Faculty & Staff
Community-Based Learning, Academic Service-Learning and Place-Based Learning
For faculty interested in developing and/or integrating community-based learning into their courses, curriculum and/or creative/scholarly efforts, the Office of Academic Service-Learning provides support, seminars and trainings.
Faculty and staff interested in place-based pedagogy, the Southeast Michigan Stewardship Coalition (SEMIS) provides institutes and workshops.
Testing, Training and Certifications
Faculty and departments interested in designing and developing non-credit and professional training opportunities for recertifications, programmatic outreach and recruitments can contact the Engage@EMU office at firstname.lastname@example.org.
Find out more about EMU’s current non-credit and professional development programs.
Cross-University Collaborations and Engaged Scholarship
Several EMU offices and faculty from various disciplines have cultivated cross-disciplinary community partnerships to meet mutual programmatic and course needs.
EMU’s VISION Volunteer Center offers multiple programs including Alternative Spring Break (ASB) and Best Buddies. VISION also partners with the Washtenaw County Volunteer Database.
The Institute for the Study of Children, Families and Communities provides support for faculty interested in curriculum collaboration with one of their programs (Bright Futures, Hamilton Crossing and Upward Bound). They also design and implement engaged scholarly/creative projects and research.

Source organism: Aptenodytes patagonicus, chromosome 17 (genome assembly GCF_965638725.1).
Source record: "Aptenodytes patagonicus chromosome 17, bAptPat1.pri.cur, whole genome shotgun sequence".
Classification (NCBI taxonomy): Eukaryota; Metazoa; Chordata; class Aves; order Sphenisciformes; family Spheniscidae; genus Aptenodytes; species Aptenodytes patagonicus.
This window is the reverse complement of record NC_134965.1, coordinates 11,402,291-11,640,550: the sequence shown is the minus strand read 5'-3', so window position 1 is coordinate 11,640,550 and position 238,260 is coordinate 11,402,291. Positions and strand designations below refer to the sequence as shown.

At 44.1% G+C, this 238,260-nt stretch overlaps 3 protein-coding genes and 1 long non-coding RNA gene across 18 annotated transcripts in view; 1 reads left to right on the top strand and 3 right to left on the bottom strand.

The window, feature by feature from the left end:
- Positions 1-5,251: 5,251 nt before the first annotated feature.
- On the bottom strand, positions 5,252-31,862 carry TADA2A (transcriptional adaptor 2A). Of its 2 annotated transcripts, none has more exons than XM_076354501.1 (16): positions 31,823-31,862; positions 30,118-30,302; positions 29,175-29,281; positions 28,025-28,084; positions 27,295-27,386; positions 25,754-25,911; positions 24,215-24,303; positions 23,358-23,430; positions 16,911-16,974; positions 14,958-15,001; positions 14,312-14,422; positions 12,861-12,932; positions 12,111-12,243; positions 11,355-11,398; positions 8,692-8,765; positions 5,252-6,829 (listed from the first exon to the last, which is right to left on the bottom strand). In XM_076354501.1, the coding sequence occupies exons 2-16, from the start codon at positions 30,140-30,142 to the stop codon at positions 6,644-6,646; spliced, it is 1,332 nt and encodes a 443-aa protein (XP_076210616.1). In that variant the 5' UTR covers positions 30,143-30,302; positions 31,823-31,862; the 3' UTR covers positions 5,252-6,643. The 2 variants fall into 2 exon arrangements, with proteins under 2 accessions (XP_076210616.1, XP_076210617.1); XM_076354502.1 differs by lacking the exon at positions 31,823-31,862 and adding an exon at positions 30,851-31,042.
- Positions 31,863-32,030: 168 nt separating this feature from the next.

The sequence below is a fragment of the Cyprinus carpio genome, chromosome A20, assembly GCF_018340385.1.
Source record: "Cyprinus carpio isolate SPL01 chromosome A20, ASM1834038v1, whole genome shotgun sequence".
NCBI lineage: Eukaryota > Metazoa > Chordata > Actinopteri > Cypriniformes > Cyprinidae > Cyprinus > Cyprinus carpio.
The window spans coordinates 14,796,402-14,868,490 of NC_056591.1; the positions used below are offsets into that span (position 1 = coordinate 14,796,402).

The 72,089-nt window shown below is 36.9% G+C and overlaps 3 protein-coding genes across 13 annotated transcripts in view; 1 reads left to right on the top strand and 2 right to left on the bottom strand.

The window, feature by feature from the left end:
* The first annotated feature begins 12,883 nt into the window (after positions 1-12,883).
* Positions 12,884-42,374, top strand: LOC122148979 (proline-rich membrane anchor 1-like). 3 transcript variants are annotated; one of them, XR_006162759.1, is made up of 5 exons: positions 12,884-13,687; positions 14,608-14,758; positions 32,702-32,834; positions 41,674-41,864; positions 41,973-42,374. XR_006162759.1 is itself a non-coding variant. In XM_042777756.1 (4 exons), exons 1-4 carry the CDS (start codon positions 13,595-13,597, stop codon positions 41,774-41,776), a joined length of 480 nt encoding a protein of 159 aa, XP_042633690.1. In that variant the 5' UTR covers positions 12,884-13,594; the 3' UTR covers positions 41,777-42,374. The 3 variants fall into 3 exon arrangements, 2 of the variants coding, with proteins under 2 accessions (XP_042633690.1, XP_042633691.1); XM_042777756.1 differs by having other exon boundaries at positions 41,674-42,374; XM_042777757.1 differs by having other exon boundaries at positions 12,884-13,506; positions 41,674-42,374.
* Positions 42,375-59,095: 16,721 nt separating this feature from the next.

State and National Community Engaged Networks and Organizations
EMU is a member of Michigan Campus Compact where faculty, staff and students participate in community and civic engagement training, share best practices and develop community and university initiatives.
Imagining America, (artists and scholars in the public life) is currently comprised of more than 100 college and university members and community partners. Annual programming includes convening a national conference and organizing cultural institutes and collaborative research projects. IA contributes resources to an expanding membership, offers opportunities to undergraduate and graduate student leaders and provides significant leadership to the field of engaged scholarship in higher education.
NERCHE assists in the management of the Next Generation Engagement project designed to develop and implement civic engagement initiatives aimed at the next generation of students, faculty and scholars in higher education.
Academic Service-Learning In Action
with Professor Mark Whitters
The Office of Academic Service-Learning core purpose is to train faculty in integrating service-learning or community learning into courses and/or curriculum. It continues to be one of EMU’s primary conveners of community and faculty interaction.
The study of religion at EMU critically describes, interprets, explains, and evaluates the variety of religious phenomena across cultures while fostering skills for lifelong learning. This course is oriented toward engagement and application as the student compares how the community external to the classroom derives social benefits from the practice of spirituality and religion. Most of the classroom instruction will be presentations by the instructor and group discussion. Outside of the classroom, the assignment allows the students to reflect on what they have learned through observations and experience.
In 2015, the Office of Academic Service-Learning (AS-L) celebrated its 20th year at EMU. The office has trained faculty and developed and designed community-based learning courses and experiences for hundreds of students.
Each semester there's an average of 25–30 AS-L courses available to both undergraduate and graduate students across all colleges.